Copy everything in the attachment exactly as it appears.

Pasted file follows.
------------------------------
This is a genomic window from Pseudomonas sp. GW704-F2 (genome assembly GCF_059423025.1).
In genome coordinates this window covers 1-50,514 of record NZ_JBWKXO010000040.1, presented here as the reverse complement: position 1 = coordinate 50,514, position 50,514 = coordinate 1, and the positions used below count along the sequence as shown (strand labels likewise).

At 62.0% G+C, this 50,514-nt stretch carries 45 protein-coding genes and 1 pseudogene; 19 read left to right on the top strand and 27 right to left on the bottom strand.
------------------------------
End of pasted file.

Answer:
This is a genomic window from Pseudomonas sp. GW704-F2 (genome assembly GCF_059423025.1).
In genome coordinates this window covers 1-50,514 of record NZ_JBWKXO010000040.1, presented here as the reverse complement: position 1 = coordinate 50,514, position 50,514 = coordinate 1, and the positions used below count along the sequence as shown (strand labels likewise).

At 62.0% G+C, this 50,514-nt stretch carries 45 protein-coding genes and 1 pseudogene; 19 read left to right on the top strand and 27 right to left on the bottom strand.